Also, be careful with food. Never feed moldy fruits or vegetables and wash fresh foods well. Remove any raw foods after a few hours - sooner if you live in a warm climate. Don’t leave damp seed and pellets in the cage.
Avoid stirring up dust, which can contain irritants, including mold spores.
Make sure any seed mixes you buy are dry and dust free. Check nuts for mold - peanuts in shells are a common source of aspergillus spores - and don’t feed if you are in doubt. Froggie loved peanuts, so to be on the safe side I have chosen not to feed even human-food grade peanuts to my birds. I feel more comfortable using unshelled nuts like walnuts and almonds as a treat.
I have also removed all plants from my parrots’ living space. It is too easy for a curious bird to get into mulch and soil, both potential sources of mold. Several times I found Froggie in my hanging spider plants, tossing pine chips on the floor. Could he have gotten spores from that? You can create an interesting and stimulating environment for your parrots with safe objects.
If possible, weigh your birds regularly. I bought a postal gram scale that weighs within 2 grams. You can find one at online stores like Drs. Foster & Smith.
Some birds are spared
Aspergillosis is not always a death sentence. Sometimes medical intervention works; in rare cases it can go away by itself, according to Dr. James Harris, owner of Mayfair Veterinary Clinic in Sandy Bay, Tasmania, Australia, and author of ParrotChronicles.com’s Ask Dr. Harris column.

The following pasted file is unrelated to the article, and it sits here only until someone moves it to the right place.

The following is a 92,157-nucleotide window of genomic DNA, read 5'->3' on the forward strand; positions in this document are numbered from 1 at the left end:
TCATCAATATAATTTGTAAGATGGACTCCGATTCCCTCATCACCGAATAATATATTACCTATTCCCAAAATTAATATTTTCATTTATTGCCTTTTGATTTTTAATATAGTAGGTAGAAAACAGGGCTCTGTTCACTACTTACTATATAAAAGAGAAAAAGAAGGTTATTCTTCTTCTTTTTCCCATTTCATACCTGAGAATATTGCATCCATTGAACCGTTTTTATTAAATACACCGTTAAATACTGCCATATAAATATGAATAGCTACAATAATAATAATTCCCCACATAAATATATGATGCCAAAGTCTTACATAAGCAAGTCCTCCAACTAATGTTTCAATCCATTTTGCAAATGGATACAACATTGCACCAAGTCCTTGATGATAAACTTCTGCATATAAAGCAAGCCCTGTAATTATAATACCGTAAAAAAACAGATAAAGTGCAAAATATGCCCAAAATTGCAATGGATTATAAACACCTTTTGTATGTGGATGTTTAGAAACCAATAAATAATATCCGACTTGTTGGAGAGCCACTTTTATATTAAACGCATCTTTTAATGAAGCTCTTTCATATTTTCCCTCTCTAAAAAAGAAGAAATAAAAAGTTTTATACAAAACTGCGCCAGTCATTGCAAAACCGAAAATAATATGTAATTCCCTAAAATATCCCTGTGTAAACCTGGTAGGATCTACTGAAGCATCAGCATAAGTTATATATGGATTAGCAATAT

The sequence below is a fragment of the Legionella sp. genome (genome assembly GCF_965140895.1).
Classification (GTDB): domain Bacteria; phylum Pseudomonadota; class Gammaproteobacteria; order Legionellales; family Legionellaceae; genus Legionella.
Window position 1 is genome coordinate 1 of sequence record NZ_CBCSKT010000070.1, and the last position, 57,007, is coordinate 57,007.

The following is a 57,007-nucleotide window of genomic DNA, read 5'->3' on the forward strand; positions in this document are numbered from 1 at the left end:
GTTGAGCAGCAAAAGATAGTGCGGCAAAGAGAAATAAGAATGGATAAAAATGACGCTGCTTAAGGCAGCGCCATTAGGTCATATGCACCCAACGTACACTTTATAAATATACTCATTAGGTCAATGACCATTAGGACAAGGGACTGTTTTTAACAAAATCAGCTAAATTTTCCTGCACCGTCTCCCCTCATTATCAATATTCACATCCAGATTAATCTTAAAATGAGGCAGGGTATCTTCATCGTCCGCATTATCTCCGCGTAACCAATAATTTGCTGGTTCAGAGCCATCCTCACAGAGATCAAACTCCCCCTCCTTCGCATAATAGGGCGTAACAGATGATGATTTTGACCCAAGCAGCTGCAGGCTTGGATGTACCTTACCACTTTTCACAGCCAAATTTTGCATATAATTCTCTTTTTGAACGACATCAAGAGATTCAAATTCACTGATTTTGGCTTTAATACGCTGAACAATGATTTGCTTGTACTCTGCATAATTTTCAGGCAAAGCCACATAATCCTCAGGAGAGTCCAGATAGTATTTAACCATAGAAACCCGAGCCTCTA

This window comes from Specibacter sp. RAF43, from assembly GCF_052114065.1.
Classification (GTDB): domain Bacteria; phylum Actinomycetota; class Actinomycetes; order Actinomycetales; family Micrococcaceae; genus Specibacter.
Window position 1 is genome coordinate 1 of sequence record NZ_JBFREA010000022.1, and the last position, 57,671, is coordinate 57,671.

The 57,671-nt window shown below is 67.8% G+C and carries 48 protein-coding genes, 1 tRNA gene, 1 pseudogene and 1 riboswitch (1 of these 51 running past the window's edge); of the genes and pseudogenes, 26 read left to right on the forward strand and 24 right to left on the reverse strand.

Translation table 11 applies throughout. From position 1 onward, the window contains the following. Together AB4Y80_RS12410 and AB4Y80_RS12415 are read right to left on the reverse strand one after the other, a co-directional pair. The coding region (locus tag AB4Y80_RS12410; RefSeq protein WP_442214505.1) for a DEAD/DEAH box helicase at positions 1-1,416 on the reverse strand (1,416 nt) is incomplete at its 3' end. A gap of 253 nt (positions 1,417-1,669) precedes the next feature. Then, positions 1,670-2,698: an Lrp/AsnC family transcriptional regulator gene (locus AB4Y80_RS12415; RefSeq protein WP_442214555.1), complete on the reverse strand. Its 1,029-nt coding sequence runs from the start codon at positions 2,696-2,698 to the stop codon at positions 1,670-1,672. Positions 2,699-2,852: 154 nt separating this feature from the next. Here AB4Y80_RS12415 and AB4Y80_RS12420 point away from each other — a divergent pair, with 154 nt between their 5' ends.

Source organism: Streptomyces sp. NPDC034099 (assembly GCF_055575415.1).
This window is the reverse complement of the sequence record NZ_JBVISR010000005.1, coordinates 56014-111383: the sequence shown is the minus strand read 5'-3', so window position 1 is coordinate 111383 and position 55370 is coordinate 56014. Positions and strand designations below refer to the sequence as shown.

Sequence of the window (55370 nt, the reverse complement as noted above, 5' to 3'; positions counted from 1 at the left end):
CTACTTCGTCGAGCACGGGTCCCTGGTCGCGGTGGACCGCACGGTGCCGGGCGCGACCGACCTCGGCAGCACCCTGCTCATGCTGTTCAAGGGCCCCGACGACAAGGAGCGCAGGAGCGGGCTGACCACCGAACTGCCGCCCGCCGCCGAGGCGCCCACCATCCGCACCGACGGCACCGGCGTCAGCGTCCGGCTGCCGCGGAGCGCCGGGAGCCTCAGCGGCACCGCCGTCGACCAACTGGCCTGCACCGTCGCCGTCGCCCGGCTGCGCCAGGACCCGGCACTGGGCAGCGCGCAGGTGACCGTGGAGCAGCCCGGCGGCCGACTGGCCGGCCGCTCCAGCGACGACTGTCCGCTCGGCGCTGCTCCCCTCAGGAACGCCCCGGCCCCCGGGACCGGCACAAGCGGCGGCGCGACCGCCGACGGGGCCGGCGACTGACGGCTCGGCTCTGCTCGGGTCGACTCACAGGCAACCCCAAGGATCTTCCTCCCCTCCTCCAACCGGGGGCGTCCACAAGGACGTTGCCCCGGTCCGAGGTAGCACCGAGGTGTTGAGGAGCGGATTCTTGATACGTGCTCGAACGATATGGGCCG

“On rare occasions, a small localized pocket of fungus is walled off by the body and the bird recovers,” he said. “This is sometimes found in wild birds as a coincidental finding on a necropsy.”
Two new human anti-fungal medications - Lamisil and Voriconazole - are showing promise in treating aspergillosis in wild birds at The Raptor Center at the University of Minnesota.
Dr. Robert Dalhausen, a veterinarian and avian researcher based in Milford, Ohio, has used Lamisil to cure many cases of aspergillosis in his practice. He reported some of his case histories at the Association of Avian Veterinarians Conference in 2002.
It’s not necessary to become paranoid about aspergillosis. Some exposure to disease-causing organisms is inevitable. The good news is that healthy, unstressed birds, like healthy humans and other animals, are able to cope with low levels of the aspergillus mold without developing disease.
Still, it’s a good idea to know your bird’s habits and behavior. Take reasonable precautions to keep his environment safe and clean. If he shows any of the symptoms of aspergillosis, take him to the veterinarian pronto.
If your bird should have a fungal infection, and you or a family member is immune-suppressed from medication (like steroids), disease (like AIDS), or under severe stress, you should discuss this with both your veterinarian and your physician. If your living environment has contributed to aspergillus in your parrot, it might be a threat to you as well. (See this issue's related story, Mold in my home).
Connie Menefee has worked as a researcher in the field, laboratory or library since 1974. She has won several awards for poetry and wrote a weekly small-business column for two years. She currently writes on a variety of topics and does medical and business research. She is owned by nine parrots.